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Prepare

Office of Emergency Management

King County Office of Emergency Management
3511 NE 2nd Street
Renton, WA 98056
Main Phone: 206-296-3830
Toll Free: 800-523-5044
Fax: 206-205-4056
ecc.kc@kingcounty.gov

Enhanced 911 Program
Seattle, WA
206-296-3910
E-911 program office

Power and utility outages and energy shortages

Image: Power linesTo report a power outage:
  • For residents of the Seattle area, call Seattle City Light Power Outage Hotline at 206-684-7400.
  • For other King County residents, call Puget Sound Energy Repairs and Power Outage at 1-800-321-4123.

Call only once to keep the line open for other customers.

Overview

King County's electricity infrastructure includes six hydroelectric plants, four coal-fired plants and six oil and natural gas-fire plants. Most of the natural gas infrastructure is located underground while most of the power lines are above ground. While there are some power lines that are located underground, it's the above ground lines that are more susceptible to severe weather conditions and interference from trees and other vegetation.

Power outages in our region are typically related to major earthquakes and severe weather such as snow, high winds and flooding. In addition to weather-related causes, outages can also be a result of equipment failure, damage to buried cables, or line loading. However, since Washington State is connected to a regional electrical transmission grid (electricity can be purchased from other areas), in the event of a line loading problem. So rather than having an inadequate supply of electricity, the result is higher cost of service. While we've never experienced planned power outages in Washington State, there is the potential for it to happen in the future. During the California 2000-2001 energy crisis, rolling blackouts were common and created a number of related problems typically associated with the loss of power, including major traffic challenges.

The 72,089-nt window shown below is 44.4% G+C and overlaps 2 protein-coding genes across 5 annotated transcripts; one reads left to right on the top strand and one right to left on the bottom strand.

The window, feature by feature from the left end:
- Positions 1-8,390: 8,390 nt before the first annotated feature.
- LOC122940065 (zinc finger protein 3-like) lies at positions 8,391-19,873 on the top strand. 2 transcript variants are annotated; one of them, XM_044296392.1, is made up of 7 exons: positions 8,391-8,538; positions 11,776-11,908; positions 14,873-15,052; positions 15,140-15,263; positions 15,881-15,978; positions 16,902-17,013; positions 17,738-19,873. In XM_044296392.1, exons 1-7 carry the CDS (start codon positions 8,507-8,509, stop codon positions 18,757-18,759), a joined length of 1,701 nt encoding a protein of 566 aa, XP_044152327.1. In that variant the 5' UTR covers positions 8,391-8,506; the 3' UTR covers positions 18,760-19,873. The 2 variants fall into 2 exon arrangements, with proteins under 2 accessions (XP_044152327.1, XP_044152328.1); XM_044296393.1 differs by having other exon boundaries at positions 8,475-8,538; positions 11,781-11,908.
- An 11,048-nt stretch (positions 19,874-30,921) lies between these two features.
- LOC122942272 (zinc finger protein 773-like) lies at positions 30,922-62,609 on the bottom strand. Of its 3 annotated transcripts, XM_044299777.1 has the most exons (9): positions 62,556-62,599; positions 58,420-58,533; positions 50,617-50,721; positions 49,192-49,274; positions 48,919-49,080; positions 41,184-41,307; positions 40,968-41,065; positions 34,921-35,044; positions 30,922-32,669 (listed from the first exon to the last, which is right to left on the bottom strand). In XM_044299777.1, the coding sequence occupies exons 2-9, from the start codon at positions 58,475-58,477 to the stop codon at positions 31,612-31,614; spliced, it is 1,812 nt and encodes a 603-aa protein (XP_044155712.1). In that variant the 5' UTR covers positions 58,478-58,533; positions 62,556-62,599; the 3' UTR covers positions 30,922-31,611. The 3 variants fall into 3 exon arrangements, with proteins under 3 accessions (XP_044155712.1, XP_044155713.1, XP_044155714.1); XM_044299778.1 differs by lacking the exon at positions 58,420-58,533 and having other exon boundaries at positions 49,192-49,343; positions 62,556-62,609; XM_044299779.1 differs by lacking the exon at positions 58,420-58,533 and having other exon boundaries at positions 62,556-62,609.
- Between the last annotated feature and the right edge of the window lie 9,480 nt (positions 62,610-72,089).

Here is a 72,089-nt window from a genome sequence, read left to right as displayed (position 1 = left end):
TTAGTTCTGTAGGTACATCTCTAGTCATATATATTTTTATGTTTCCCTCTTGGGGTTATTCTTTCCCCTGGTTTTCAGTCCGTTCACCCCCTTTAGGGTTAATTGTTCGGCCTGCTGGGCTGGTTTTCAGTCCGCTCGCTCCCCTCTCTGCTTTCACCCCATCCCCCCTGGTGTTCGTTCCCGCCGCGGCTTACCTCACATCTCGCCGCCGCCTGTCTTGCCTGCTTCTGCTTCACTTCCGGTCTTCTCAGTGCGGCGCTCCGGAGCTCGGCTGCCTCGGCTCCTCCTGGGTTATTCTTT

To try and guard against potential outages, utility companies construct their service where if one of each type of line goes down, there will be no disruption in service. However, if two of the same types of lines fail, some areas may lose power.

The natural gas system presents different concerns than that of electrical service, since natural gas infrastructure is located underground. This underground orientation makes the system more vulnerable to earthquake, landslide, and/or third party damage, as opposed to major outages like those associated with the electrical system.

Power and utility outages can be frequent occurrences in King County, and are not generally a cause for emergency unless resulting from severe weather, natural or man-made disaster. However, power and utility outages should be prepared for like any other potential emergency by creating a plan and building an emergency supply kit, as you may not know the extent or severity of the outage.

Hazard-specific preparedness steps

  1. Install surge protectors and/or battery back-up systems for computers.

  2. If you have an electric garage door opener, find out where the manual release lever is located and learn how to operate it.

  3. If you have a telephone system that relies on electricity to work, plan for alternate communication (i.e. standard telephone handset or cell phone).

  4. Make sure you have plenty of flashlights and extra batteries available.

  5. Consider purchasing a generator. If you have a generator be sure to strictly adhere to safety requirements.

  6. Register life-sustaining and medical equipment with your utility company.

Response steps

  1. Use battery-operated light source, such as a  flashlights or light sticks during a power outage. Due to the extreme risk of fire, DO NOT use candles during a power outage.

  2. Never use gas ovens, gas ranges, barbecues or propane heaters for indoor heating. Doing so can lead to carbon monoxide poisoning. These can also increase the risk of fire.

  3. Limit the number of times you open the refrigerator and freezer to help keep foods cold for longer.

  4. Turn off as many lights and other electrical items as possible (except for the refrigerator and freezer); this will help to eliminate potential fire hazards and lessen the power draw when service is restored.

  5. Unplug computers and other sensitive equipment to protect them from power surges when service is restored.

  6. Listen to your portable weather radio, radio, or television for current information. 

  7. If driving, proceed with caution and be alert to traffic lights that are not working. If a traffic light is out, remember to treat it as an all-way stop.

  8. Stay away from downed power lines and sagging trees with broken limbs.